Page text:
When I skydive, I have about 1 minute and 10 seconds to sort my shit out. If my main parachute deployment goes wrong, I have 15 - 20 seconds to sort that out or get rid of it and get out the spare. If I get knocked out or just bored and stop paying attention to where I am and what I'm doing, I have a device in my rig that will deploy a parachute for me at about 700 feet. I've got options on every dive, and I've got time to try them. Tonto had around 20 reserve rides to his name, and he walked away from those. But it seems to me that with swooping, if things go wrong, you get between 3 and 5 seconds to fix them. There is no plan-B, there are no alternatives - fix what went wrong, or bounce. Swoopers know this and they accept this, so it's not my place to criticize.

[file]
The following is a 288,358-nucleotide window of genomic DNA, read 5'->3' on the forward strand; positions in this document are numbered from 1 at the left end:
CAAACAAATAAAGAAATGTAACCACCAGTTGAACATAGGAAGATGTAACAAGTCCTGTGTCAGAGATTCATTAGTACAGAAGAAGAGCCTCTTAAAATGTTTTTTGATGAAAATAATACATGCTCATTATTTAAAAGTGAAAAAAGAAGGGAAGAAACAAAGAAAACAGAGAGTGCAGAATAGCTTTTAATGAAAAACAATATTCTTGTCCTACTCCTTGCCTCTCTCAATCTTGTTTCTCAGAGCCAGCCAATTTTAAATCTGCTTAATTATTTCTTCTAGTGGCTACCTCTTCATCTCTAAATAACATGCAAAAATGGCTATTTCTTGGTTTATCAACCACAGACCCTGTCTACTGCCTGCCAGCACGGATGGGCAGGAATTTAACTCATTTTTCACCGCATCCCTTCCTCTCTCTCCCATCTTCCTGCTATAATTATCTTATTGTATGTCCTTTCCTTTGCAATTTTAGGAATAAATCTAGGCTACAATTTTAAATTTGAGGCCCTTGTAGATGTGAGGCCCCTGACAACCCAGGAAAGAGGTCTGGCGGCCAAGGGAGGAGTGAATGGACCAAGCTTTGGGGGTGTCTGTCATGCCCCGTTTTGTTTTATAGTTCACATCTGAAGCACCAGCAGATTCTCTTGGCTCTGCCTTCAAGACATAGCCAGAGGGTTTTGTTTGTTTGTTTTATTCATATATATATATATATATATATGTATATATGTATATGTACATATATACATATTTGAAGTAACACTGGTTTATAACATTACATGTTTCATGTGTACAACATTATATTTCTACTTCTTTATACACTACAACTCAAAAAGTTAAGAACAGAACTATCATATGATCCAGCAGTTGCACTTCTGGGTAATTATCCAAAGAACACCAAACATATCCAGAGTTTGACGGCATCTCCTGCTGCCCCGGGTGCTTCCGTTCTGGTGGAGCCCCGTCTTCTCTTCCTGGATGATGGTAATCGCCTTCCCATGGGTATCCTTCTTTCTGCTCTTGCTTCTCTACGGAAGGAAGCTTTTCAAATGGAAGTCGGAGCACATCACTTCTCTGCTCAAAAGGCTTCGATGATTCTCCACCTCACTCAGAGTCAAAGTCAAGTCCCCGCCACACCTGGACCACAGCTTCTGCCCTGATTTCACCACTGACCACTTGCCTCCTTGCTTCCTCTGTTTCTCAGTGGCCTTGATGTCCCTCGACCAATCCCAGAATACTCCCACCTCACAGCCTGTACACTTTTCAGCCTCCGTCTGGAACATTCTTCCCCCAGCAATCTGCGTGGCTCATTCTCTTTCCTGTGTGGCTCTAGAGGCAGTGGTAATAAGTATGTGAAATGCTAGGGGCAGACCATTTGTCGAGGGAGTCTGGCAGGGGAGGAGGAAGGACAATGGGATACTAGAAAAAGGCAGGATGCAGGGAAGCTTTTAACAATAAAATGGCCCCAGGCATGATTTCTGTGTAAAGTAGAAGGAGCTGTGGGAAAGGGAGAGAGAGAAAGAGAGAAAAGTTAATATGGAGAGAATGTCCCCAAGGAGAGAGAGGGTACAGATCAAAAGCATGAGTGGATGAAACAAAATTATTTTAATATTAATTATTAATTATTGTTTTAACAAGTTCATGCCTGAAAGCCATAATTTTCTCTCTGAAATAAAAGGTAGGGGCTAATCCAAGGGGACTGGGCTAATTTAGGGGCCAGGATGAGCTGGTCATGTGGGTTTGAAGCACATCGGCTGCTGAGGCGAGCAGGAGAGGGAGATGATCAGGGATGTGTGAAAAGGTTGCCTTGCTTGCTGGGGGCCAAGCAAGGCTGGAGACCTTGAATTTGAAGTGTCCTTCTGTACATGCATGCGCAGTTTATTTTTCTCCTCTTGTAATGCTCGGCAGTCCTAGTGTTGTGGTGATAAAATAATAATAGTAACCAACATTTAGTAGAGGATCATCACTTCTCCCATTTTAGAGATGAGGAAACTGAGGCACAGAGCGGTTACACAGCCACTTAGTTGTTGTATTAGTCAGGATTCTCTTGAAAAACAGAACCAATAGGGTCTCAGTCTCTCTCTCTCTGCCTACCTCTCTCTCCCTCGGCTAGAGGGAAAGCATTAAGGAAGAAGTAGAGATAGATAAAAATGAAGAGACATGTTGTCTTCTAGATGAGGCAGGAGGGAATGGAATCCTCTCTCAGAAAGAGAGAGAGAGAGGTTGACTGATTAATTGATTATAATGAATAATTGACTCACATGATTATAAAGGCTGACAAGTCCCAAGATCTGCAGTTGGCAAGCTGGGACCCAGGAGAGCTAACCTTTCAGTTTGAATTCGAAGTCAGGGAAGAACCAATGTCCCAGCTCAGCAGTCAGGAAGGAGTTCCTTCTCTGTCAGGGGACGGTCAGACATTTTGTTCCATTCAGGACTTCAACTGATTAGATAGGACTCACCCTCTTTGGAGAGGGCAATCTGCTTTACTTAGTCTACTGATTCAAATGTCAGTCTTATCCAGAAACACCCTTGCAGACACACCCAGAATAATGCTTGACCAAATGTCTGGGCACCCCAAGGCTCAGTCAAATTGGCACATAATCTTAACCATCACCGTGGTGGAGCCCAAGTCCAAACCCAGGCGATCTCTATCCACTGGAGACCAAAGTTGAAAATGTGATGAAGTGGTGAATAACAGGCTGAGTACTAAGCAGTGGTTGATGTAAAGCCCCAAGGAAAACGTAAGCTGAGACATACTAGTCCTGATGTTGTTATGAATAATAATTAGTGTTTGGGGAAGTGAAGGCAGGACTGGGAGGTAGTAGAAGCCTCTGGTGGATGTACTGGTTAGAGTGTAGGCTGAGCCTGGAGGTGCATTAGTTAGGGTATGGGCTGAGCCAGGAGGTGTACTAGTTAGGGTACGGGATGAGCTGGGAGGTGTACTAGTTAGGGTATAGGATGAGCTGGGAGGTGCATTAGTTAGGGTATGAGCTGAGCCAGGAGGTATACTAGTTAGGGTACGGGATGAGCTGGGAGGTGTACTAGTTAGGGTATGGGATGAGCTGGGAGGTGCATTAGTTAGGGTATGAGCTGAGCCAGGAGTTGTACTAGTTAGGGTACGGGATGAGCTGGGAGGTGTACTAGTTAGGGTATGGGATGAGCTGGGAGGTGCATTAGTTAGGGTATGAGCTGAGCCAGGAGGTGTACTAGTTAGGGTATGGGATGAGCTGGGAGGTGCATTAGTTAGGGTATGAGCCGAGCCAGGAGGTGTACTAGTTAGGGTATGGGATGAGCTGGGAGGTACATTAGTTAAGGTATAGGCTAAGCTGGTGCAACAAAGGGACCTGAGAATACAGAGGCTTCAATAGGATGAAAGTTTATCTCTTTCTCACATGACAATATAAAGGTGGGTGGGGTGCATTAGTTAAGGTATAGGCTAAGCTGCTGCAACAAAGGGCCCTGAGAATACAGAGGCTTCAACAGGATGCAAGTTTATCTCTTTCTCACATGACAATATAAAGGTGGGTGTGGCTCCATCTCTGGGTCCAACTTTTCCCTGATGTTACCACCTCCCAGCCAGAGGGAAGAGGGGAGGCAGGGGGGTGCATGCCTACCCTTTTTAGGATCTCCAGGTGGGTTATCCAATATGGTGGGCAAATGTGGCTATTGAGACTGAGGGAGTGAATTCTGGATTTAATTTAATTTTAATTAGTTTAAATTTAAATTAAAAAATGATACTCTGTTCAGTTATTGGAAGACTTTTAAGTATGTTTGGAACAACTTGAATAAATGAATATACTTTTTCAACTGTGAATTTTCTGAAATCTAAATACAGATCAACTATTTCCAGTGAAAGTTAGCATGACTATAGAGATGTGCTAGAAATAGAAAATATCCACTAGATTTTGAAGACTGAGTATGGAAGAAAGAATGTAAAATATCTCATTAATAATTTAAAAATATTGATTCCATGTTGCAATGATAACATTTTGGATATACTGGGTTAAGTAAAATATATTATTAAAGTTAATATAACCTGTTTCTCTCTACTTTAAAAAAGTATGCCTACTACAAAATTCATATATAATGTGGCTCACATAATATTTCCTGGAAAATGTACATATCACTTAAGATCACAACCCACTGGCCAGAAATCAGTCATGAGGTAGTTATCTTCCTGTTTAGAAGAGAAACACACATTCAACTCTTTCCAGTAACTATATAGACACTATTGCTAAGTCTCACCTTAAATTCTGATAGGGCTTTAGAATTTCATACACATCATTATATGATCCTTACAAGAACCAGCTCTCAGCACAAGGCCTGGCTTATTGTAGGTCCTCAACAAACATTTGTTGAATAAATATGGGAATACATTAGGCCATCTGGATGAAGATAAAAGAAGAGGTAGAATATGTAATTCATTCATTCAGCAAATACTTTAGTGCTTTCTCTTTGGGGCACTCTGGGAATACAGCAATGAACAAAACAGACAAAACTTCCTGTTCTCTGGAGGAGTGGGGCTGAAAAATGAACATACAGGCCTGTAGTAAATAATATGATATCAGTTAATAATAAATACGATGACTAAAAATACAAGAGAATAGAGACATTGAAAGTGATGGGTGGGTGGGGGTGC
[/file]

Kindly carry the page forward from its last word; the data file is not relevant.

I'm devastated by Tonto's passing, and that's kinda strange really. But I think it comes down to the fact that between him and Ed, when I was totally despairing of people in the skydiving community (and the human race in general), they showed me a different way, a different crowd and kept me in. Sure, these days I try to hang out with the old guys with hundreds of jumps on their rigs and no fancy gadgets, no brand new RW suits, no gear-queer accessories. I don't really fly with the yuppie crowd, probably for the same reason that I don't hang out with them in real life. But I have more fun.